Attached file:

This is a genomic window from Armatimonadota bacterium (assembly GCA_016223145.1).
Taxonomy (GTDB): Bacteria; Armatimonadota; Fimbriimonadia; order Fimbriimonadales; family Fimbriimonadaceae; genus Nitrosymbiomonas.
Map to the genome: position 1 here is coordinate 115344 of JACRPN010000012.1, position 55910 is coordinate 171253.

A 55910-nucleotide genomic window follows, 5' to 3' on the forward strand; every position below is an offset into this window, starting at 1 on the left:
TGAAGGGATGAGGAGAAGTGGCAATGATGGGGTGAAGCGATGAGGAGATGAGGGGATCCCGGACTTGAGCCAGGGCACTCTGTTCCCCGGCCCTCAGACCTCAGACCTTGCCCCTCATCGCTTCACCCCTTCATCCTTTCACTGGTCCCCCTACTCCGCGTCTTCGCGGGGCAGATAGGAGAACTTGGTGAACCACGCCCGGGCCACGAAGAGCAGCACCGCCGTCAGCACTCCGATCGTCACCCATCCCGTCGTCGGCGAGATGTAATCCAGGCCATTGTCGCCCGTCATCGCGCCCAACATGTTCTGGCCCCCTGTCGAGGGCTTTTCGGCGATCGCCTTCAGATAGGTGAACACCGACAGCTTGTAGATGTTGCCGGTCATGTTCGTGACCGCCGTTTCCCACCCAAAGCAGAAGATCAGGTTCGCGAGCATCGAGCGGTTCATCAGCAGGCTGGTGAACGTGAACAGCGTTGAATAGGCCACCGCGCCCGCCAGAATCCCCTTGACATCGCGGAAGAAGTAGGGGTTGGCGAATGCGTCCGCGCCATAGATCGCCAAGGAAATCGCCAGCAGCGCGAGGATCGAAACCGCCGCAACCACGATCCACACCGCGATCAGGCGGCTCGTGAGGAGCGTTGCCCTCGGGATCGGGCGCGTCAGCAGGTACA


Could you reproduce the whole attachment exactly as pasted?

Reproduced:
This is a genomic window from Armatimonadota bacterium (assembly GCA_016223145.1).
Taxonomy (GTDB): Bacteria; Armatimonadota; Fimbriimonadia; order Fimbriimonadales; family Fimbriimonadaceae; genus Nitrosymbiomonas.
Map to the genome: position 1 here is coordinate 115344 of JACRPN010000012.1, position 55910 is coordinate 171253.

A 55910-nucleotide genomic window follows, 5' to 3' on the forward strand; every position below is an offset into this window, starting at 1 on the left:
TGAAGGGATGAGGAGAAGTGGCAATGATGGGGTGAAGCGATGAGGAGATGAGGGGATCCCGGACTTGAGCCAGGGCACTCTGTTCCCCGGCCCTCAGACCTCAGACCTTGCCCCTCATCGCTTCACCCCTTCATCCTTTCACTGGTCCCCCTACTCCGCGTCTTCGCGGGGCAGATAGGAGAACTTGGTGAACCACGCCCGGGCCACGAAGAGCAGCACCGCCGTCAGCACTCCGATCGTCACCCATCCCGTCGTCGGCGAGATGTAATCCAGGCCATTGTCGCCCGTCATCGCGCCCAACATGTTCTGGCCCCCTGTCGAGGGCTTTTCGGCGATCGCCTTCAGATAGGTGAACACCGACAGCTTGTAGATGTTGCCGGTCATGTTCGTGACCGCCGTTTCCCACCCAAAGCAGAAGATCAGGTTCGCGAGCATCGAGCGGTTCATCAGCAGGCTGGTGAACGTGAACAGCGTTGAATAGGCCACCGCGCCCGCCAGAATCCCCTTGACATCGCGGAAGAAGTAGGGGTTGGCGAATGCGTCCGCGCCATAGATCGCCAAGGAAATCGCCAGCAGCGCGAGGATCGAAACCGCCGCAACCACGATCCACACCGCGATCAGGCGGCTCGTGAGGAGCGTTGCCCTCGGGATCGGGCGCGTCAGCAGGTACA